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Early, novel study suggests that nerve fibers may be better off without myelin after immune-mediated damage in MS

July 6, 2023

Myelin is the substance that surrounds axons (nerve fibers) and is generally thought to be protective and supportive. New research from teams in Germany shows that axons were more likely to degrade in the presence of myelin that had been damaged, rather than if myelin was completely lost. These data were obtained from tissue samples from four people with MS and from mouse models of MS-like disease. They suggest that myelin (and oligodendrocytes, the cells that make myelin) may not be able to support axons after experiencing immune-mediated damage, but rather, may harm the axons instead.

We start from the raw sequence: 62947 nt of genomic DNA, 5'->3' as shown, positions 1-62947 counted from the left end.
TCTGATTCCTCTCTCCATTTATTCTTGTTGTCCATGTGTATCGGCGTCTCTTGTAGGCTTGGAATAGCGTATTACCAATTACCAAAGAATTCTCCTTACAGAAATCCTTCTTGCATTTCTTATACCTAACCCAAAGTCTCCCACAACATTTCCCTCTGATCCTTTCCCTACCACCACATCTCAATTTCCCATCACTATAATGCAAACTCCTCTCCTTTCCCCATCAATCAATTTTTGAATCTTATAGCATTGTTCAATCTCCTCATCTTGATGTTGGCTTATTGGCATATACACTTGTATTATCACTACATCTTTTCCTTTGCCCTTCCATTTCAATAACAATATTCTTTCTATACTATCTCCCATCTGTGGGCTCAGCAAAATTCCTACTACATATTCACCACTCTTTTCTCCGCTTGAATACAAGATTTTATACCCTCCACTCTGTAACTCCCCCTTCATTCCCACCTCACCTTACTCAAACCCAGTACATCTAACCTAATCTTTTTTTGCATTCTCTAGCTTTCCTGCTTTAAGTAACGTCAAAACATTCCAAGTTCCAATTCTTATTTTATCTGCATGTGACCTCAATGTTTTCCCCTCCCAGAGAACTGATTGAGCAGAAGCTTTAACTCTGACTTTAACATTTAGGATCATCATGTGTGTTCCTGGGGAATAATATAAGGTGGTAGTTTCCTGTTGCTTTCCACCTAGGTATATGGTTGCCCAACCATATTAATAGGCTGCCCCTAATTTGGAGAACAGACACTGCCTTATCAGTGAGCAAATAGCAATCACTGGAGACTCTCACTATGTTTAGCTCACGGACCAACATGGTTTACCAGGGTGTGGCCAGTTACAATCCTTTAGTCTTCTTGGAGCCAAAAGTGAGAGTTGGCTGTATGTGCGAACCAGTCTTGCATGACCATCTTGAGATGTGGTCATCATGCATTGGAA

This novel idea requires much further study, but if confirmed, presents a novel direction for restoring what’s been lost in MS.

Read more about this study from the University of Leipzig

Read the study, available in Nature Neuroscience via Open Access


About Multiple Sclerosis

Multiple sclerosis is an unpredictable, often disabling disease of the central nervous system. Symptoms range from numbness and tingling to blindness and paralysis, and there is currently no cure for MS. The progress, severity and specific symptoms of MS in any one person cannot yet be predicted, but advances in research and treatment are leading to better understanding and moving us closer to a world free of MS. An estimated 1 million people live with MS in the United States. Most people with MS are diagnosed between the ages of 20 and 50, and it affects women three times more than men.


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